Monday, April 30 and Tuesday, May 1
Day 1: 8:30 am - 7:15 pm | Day 2: 8:30 am - 5:25 pm
8:30 am - 12:30 pm Training Seminars in Session
12:30 Lunch on Your Own
2:20 - 7:15 Breakout Discussions, Plenary Keynote Session, Welcome Reception
8:30 am - 5:25 pm Training Seminars in Session
Refreshment breaks and exhibit hall viewing hours also provided.
TS9A: Introduction to Protein Engineering
CHI's Introduction to Protein Engineering training seminar offers a comprehensive tutorial in the concepts, strategies and tools of protein engineering, and explains the role of this discipline in the progression of biotherapeutic research and development. The class is directed at scientists new to the industry or working in support roles, academic scientists and career protein scientists wanting a detailed update on the current state of the field.
David Bramhill, PhD, Founder, Bramhill Biological Consulting, LLC
TS10A: Introduction to Structure-Based Drug Design and Development
CHI's Introduction to Structure-Based Drug Design and Development offers an introduction to the concepts, strategies and tools of structure-based drug design, optimization and development. The seminar consists of presentations and live demonstrations of some of the common computational tools used in the field. We will cover techniques to triage therapeutics sequences, modulate affinity, create novel constructs (such as Fc-fusions, bispecifics, protein traps) along with increasing the manufacturability of a biologic. The class is directed at scientists new to the industry, academic scientists and career protein engineers wanting an introduction into how structure can aid in guiding experimental design.
Christopher Corbeil, PhD, Research Officer, Human Health Therapeutics, National Research Council Canada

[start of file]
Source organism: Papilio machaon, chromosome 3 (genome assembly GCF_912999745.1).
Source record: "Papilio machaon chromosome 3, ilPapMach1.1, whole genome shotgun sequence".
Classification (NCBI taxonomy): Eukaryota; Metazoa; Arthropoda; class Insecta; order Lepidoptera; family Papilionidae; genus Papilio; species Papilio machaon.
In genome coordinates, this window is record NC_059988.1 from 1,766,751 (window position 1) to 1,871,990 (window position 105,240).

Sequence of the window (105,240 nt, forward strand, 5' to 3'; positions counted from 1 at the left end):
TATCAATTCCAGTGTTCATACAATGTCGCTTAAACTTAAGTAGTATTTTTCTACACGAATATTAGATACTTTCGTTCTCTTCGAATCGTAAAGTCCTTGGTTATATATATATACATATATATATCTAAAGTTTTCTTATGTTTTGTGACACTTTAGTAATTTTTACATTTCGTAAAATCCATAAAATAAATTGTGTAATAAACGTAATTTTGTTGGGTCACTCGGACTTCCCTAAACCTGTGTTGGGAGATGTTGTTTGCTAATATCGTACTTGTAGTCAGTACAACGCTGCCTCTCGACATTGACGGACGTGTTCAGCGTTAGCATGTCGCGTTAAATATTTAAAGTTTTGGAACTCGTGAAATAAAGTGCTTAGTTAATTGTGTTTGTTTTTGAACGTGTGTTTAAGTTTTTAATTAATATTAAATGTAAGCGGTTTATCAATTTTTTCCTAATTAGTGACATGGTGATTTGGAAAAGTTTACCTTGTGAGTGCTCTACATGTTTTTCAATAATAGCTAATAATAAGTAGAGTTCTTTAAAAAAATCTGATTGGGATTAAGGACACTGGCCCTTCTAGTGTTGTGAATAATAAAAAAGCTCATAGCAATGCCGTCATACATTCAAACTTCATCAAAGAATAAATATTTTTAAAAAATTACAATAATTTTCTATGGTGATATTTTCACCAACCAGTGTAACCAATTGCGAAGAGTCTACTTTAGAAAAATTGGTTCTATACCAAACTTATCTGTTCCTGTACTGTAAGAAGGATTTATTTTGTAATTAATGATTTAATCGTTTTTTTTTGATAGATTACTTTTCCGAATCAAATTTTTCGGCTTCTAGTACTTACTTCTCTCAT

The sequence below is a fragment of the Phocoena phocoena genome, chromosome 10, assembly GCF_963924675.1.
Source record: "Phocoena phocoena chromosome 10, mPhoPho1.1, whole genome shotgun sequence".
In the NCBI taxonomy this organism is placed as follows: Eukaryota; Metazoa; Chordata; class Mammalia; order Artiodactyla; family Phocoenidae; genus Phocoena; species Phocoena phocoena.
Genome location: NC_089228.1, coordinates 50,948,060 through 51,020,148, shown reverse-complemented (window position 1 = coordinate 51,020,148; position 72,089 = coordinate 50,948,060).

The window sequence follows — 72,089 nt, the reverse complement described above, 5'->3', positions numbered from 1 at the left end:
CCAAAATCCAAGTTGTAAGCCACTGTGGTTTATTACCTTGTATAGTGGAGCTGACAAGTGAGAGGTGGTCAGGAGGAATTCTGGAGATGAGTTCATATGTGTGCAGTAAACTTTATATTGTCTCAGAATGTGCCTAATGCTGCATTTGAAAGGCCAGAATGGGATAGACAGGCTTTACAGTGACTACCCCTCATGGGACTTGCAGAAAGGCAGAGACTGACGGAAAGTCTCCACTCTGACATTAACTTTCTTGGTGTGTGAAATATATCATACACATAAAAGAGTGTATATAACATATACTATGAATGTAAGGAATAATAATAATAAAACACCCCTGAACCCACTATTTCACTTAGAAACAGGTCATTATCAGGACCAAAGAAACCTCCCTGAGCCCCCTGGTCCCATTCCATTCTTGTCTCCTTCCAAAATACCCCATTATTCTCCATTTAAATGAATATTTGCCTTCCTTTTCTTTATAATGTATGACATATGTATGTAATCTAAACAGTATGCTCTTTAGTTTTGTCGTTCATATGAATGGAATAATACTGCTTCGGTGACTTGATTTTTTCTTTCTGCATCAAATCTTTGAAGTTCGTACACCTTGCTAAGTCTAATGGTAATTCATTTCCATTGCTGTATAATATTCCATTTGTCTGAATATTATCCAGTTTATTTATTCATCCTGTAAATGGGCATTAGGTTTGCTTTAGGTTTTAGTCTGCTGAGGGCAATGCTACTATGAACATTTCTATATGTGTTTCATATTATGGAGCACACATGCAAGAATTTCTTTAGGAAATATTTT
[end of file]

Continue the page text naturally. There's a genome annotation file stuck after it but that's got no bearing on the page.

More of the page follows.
Traian Sulea, PhD, Senior Research Officer, Human Health Therapeutics, National Research Council Canada
TS11A: Introduction to Bioprocessing
CHI's Introduction to Bioprocessing training seminar offers a comprehensive survey of the steps needed to produce today's complex biopharmaceuticals, from early development through commercial. The seminar begins with a brief introduction to biologic drugs and the aspects of protein science that drive the intricate progression of analytical and process steps that follows. We then step through the stages of bioprocessing, beginning with the development of cell lines and ending at scaling up for commercial production. The seminar also explores emerging process technologies, facility design considerations, and the regulatory and quality standards that govern our industry throughout development. The important roles of analytical methods at all stages of development as well as formulation and stability assessments in developing and gaining approval for a biopharmaceutical are also examined. This 1.5-day class is directed to attendees working in any aspect of industry, including scientific, technical, business, marketing or support functions, who would benefit from a detailed overview of this field.
Sheila G. Magil, PhD, Senior Consultant, BioProcess Technology Consultants, Inc.
Frank J. Riske, PhD, Senior Consultant, BioProcess Technology Consultants, Inc.
TS12A: Introduction to Design of Experiments for Bioassay Development
This 1.5-day lecture-based seminar is an introduction course to the concept of Design of Experiments (DoE) for bioassay lifecycle management. First, trainees will learn, using a simple example, the value of DoE and how it can drastically increase the amount of information provided by each experiment. Then, we'll discuss how to choose the appropriate design for different assay development situations. Trainees will have an overview of the DoE catalog, including the advantage of each type of design (Screening designs, Factorial designs, Response-surface designs, Optimal designs). Finally, attendees will gain an appreciation for the many ways output can be used to better understand and optimize processes.
Perceval Sondag, Senior Manager, Statistics, PharmaLex
Wednesday, May 2 and Thursday, May 3
Day 1: 8:30 am - 7:00 pm | Day 2: 8:30 am - 12:30 pm
8:30 am - 5:45 pm Training Seminars in Session
12:25 - 2:10 pm Lunch Provided
5:45 - 7:00 Networking Reception
8:30 am - 12:30 pmTraining Seminars in Session